Location: Josiah’s Front Yard in Pahoa, Hawaii
The Biocharista: Someone who specializes in the art and science of blending biochar
Josiah transforms scrap lumber from a local saw mill into a powerful soil amendment inspired by "terra preta," a rich soil found in the Amazon basin. He says: “The wood becomes black after a few hours. Instead of quenching it with water and harvesting it, I allow it to bake under the soil for 3 to 5 days at high temperature. As the embers slowly breathe through the porous soil, the biochar’s molecular structure is further refined, like grape juice becoming fine wine.”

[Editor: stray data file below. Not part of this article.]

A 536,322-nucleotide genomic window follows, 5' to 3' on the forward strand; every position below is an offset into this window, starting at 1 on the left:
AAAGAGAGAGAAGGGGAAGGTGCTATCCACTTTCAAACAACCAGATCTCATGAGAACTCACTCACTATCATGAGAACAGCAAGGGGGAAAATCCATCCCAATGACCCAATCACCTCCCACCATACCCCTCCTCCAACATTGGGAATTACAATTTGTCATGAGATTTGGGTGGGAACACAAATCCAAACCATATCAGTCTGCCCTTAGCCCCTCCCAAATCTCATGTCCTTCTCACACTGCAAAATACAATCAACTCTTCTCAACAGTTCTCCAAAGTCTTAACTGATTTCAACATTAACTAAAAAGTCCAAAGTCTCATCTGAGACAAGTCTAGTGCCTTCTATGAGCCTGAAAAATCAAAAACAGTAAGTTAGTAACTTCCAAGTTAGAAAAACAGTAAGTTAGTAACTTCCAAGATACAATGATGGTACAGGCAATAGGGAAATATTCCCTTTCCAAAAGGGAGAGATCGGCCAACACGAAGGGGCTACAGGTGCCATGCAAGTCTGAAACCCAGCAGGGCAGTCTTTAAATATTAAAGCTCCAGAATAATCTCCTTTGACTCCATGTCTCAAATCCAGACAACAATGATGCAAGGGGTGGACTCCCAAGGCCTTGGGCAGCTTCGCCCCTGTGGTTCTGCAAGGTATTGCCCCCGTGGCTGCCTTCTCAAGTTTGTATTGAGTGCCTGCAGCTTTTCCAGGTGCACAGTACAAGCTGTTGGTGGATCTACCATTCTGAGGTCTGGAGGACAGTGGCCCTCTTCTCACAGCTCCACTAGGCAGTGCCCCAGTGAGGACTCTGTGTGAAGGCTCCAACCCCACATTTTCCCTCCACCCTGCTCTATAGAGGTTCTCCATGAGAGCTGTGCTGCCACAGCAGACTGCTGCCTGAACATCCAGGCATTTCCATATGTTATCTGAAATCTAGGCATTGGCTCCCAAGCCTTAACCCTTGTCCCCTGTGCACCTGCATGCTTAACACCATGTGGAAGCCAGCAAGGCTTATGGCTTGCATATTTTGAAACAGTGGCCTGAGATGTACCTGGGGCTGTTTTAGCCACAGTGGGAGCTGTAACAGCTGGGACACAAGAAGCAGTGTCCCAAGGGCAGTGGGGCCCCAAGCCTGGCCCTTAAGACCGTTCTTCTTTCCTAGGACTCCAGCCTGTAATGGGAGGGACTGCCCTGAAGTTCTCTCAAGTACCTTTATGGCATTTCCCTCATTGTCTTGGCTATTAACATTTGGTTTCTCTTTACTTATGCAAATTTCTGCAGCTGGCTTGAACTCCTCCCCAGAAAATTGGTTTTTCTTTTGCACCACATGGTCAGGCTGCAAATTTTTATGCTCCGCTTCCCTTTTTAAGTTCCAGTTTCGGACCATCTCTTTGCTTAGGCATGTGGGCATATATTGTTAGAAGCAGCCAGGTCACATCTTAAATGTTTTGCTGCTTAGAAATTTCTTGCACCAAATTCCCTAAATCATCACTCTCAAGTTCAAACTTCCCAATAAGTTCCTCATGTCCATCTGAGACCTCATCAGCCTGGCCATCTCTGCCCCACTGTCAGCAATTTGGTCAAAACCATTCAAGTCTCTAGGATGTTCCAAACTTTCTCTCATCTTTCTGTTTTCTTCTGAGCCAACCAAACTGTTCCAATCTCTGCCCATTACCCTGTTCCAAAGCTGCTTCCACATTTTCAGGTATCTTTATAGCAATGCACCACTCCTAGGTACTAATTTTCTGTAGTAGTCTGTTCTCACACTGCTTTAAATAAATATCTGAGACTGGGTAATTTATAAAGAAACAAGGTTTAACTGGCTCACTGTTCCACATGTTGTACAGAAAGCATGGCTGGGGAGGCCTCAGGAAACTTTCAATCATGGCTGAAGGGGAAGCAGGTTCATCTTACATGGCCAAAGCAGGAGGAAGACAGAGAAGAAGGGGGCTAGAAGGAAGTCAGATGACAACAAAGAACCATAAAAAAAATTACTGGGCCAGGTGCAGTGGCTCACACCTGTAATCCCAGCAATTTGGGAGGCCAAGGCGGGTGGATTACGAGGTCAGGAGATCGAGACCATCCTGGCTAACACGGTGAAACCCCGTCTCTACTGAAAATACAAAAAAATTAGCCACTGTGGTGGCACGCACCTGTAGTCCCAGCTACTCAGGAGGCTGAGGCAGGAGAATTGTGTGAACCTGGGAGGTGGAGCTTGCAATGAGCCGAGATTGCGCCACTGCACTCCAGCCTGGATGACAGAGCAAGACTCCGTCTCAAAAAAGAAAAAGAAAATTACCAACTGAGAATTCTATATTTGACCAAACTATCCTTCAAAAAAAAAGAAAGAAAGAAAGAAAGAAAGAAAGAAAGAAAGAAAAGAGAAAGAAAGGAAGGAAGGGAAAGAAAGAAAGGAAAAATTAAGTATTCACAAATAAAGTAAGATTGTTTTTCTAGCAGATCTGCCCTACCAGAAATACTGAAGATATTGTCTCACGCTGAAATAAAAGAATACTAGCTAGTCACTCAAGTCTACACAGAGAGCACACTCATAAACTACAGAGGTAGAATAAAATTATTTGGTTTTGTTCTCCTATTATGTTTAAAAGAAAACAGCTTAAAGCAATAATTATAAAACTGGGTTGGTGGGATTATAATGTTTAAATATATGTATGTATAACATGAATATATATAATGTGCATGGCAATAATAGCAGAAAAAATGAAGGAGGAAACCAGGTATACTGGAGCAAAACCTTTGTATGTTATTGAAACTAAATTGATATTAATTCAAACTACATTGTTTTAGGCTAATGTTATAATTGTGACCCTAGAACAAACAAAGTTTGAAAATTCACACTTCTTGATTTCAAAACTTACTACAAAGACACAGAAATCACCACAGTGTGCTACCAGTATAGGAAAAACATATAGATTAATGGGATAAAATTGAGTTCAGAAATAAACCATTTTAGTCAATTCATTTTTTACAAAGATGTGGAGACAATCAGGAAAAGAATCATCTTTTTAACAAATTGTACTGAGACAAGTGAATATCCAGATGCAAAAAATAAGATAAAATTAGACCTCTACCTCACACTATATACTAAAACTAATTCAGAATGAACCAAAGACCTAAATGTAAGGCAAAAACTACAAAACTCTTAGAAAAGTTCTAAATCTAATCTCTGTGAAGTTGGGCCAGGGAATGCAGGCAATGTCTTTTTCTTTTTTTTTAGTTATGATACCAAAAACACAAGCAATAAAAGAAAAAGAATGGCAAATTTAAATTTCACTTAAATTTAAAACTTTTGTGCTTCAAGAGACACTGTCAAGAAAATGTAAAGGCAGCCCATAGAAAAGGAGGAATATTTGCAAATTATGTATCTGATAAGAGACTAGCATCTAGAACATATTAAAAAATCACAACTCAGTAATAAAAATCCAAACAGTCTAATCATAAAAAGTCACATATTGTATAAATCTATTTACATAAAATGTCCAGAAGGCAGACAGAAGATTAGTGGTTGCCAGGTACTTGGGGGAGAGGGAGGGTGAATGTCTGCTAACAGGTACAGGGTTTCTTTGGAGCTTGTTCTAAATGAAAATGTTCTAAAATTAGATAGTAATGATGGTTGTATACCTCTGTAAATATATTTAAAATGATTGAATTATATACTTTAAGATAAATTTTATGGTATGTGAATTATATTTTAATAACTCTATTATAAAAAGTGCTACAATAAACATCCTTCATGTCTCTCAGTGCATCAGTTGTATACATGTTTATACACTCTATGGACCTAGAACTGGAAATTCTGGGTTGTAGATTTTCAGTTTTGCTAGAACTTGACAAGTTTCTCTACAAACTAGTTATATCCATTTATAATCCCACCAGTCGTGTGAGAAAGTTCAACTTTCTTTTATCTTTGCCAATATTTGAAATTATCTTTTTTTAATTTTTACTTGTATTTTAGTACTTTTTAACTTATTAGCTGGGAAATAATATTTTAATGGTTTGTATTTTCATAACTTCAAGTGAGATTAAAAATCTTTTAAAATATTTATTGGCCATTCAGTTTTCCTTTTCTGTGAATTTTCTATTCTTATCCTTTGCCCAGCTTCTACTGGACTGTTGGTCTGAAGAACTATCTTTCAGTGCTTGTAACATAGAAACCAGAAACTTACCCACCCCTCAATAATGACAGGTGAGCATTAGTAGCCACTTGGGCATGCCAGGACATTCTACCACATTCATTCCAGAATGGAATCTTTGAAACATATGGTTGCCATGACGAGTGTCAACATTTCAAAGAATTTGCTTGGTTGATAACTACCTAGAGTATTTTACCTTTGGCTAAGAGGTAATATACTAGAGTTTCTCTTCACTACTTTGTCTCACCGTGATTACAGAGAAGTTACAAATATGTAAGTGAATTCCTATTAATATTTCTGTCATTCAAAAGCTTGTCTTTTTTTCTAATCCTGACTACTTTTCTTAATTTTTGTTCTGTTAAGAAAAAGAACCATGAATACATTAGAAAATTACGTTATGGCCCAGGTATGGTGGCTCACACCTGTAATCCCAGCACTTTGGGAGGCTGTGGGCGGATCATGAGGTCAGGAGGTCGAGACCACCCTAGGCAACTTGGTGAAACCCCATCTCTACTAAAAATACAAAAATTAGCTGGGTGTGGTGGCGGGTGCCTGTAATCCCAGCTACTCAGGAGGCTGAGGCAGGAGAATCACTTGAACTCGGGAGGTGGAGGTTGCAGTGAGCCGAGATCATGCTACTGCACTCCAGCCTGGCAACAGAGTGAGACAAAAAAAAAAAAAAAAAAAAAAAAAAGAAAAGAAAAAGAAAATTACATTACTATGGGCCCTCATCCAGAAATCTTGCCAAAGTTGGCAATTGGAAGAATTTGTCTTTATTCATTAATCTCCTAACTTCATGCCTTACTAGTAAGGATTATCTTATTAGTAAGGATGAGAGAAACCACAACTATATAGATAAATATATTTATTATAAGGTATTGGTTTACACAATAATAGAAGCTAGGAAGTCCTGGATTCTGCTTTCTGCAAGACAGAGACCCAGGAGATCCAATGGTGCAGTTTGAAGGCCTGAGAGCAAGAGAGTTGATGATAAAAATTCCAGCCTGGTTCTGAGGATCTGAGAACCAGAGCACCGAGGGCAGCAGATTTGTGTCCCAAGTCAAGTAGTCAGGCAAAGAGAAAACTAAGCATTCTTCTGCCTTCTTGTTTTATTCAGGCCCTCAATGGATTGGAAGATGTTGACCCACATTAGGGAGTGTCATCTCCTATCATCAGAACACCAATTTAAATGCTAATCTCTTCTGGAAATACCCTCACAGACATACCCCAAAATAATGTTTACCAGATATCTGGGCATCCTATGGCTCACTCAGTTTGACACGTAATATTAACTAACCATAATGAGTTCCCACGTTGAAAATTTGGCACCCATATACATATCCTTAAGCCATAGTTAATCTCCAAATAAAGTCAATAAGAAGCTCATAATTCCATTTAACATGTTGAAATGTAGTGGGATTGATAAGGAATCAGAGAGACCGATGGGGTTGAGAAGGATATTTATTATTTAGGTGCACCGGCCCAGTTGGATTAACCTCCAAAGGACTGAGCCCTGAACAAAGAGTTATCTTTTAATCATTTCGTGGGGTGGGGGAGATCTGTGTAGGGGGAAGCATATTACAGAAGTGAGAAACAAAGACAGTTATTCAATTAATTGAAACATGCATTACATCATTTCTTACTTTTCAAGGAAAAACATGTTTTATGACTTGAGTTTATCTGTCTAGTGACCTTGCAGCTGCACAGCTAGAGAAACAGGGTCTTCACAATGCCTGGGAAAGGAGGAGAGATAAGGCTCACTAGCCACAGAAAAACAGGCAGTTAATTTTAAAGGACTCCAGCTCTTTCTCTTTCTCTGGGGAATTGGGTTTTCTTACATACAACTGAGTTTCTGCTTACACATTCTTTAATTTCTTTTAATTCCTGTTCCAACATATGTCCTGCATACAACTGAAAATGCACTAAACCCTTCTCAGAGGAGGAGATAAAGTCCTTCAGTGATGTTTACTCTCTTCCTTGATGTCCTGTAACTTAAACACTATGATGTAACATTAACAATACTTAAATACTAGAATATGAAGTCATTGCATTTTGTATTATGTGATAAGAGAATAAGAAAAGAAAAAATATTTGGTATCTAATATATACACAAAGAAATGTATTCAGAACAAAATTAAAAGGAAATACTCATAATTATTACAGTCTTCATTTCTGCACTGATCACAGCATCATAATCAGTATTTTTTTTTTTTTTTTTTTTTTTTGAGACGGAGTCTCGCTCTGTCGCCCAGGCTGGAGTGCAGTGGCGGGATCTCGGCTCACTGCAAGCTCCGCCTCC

Biochar improves soils by providing habitat for microbial life. It retains water, and sequesters carbon, making it a promising tool for climate mitigation.
How to make “Hawaiian-style Open Biochar Pit”
1. Dig a pit where large fires can be made
2. Start a fire in the bottom of the pit
3. Feed it as fast a possible while still maintaining a clean (virtually smoke free) fire. Be sure to use larger pieces of wood first, as they will take longer to burn
4. When all the wood has turned to char, cover with dirt for a few days, then moisten and remove.
BE CAREFUL! Biochar fires can burn for weeks.